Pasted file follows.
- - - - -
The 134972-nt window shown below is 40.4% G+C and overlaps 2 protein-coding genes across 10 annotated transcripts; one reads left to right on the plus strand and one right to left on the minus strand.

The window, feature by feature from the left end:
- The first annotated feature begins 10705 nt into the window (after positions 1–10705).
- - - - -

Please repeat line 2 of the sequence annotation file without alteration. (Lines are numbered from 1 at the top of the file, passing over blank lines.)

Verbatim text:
The window, feature by feature from the left end: